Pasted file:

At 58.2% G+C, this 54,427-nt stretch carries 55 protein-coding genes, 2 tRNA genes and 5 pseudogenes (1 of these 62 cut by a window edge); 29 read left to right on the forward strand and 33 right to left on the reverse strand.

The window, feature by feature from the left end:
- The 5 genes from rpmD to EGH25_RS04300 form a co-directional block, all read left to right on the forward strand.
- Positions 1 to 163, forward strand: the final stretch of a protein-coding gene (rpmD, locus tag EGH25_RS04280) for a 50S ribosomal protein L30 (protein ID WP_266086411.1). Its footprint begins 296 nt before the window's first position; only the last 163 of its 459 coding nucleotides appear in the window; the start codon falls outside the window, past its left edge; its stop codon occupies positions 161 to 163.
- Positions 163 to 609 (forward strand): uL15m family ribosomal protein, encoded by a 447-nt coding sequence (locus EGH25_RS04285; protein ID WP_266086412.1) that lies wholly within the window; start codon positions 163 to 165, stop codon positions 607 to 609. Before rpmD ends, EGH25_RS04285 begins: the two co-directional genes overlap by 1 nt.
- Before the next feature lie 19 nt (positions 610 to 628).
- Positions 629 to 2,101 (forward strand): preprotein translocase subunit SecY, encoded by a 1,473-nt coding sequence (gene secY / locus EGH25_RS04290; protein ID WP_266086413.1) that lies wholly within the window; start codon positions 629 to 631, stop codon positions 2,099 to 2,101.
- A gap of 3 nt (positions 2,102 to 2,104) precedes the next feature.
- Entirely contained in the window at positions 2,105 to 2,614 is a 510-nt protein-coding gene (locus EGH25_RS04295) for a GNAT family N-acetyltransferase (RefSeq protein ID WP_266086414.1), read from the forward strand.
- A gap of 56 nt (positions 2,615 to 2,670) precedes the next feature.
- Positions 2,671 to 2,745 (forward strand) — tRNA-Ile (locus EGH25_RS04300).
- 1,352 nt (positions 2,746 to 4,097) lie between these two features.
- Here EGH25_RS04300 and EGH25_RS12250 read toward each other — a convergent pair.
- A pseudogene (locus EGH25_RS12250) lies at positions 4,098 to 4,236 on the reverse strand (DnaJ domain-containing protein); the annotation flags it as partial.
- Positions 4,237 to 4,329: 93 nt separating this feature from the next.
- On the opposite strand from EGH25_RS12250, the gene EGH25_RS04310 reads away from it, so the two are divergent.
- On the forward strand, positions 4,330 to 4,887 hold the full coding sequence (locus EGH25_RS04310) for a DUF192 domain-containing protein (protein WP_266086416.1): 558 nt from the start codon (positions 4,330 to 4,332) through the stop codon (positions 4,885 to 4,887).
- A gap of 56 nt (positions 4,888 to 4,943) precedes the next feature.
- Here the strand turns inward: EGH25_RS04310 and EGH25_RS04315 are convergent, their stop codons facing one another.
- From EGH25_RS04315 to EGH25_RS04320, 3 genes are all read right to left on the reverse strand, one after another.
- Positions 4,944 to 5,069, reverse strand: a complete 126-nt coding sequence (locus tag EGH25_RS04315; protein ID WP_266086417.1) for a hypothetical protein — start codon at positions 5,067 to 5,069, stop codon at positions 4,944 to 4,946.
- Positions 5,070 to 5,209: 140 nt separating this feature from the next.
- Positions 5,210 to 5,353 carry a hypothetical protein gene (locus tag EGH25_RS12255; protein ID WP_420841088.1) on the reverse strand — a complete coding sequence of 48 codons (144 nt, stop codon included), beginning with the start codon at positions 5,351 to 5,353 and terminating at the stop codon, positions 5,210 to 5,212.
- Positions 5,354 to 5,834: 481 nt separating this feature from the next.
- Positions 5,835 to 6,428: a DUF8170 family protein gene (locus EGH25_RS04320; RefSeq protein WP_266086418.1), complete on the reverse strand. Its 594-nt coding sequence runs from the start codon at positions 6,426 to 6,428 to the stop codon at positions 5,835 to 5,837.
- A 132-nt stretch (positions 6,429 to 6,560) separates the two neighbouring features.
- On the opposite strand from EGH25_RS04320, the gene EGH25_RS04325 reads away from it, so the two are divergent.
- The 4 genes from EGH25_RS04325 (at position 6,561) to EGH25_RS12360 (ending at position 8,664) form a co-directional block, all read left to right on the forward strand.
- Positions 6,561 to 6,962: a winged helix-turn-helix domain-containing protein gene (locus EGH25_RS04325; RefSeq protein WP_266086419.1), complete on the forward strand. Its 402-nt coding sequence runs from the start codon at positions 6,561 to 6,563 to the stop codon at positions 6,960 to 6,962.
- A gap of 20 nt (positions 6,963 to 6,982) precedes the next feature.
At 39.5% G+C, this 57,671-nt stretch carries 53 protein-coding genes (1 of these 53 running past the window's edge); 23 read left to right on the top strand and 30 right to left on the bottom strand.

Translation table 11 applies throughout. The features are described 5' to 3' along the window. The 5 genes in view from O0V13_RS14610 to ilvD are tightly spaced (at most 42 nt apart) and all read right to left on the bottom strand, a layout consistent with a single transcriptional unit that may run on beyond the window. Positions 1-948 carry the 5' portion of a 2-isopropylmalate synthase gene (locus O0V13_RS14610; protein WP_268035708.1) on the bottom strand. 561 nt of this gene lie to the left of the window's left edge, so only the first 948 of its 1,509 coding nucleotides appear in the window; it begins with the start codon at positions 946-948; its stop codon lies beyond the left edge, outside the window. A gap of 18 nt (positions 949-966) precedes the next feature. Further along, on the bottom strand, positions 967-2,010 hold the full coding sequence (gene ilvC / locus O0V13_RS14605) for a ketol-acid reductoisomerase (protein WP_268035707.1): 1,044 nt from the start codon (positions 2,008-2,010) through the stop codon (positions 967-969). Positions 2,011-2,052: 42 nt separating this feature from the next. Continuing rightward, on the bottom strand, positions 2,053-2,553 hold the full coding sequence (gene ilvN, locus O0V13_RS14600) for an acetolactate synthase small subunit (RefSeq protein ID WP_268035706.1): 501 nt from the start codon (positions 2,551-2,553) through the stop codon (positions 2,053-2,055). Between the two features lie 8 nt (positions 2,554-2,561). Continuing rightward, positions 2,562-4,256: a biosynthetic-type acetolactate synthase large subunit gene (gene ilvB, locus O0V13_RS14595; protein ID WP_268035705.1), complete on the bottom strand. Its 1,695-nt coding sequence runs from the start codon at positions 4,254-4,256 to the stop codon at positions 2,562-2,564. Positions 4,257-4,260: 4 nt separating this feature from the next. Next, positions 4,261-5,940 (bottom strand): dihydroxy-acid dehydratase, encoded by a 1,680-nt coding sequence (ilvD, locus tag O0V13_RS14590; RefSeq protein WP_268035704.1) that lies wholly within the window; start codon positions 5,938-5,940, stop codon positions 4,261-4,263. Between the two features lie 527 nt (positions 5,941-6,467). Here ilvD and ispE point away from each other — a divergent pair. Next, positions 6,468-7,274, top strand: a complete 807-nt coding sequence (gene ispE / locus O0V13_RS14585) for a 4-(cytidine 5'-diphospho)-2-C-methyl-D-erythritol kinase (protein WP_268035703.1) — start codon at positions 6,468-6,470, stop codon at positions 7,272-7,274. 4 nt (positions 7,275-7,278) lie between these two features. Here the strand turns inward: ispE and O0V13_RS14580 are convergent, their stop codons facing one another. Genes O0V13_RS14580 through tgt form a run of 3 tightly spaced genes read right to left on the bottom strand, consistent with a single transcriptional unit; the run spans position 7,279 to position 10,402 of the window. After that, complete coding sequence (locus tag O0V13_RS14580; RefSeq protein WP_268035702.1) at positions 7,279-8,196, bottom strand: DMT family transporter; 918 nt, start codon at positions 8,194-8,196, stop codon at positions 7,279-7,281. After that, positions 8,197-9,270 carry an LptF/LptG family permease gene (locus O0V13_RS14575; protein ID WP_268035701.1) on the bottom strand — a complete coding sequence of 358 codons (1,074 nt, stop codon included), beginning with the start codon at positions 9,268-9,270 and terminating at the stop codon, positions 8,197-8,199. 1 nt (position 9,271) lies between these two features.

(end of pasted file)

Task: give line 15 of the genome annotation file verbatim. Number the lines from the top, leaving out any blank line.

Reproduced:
- Positions 4,237 to 4,329: 93 nt separating this feature from the next.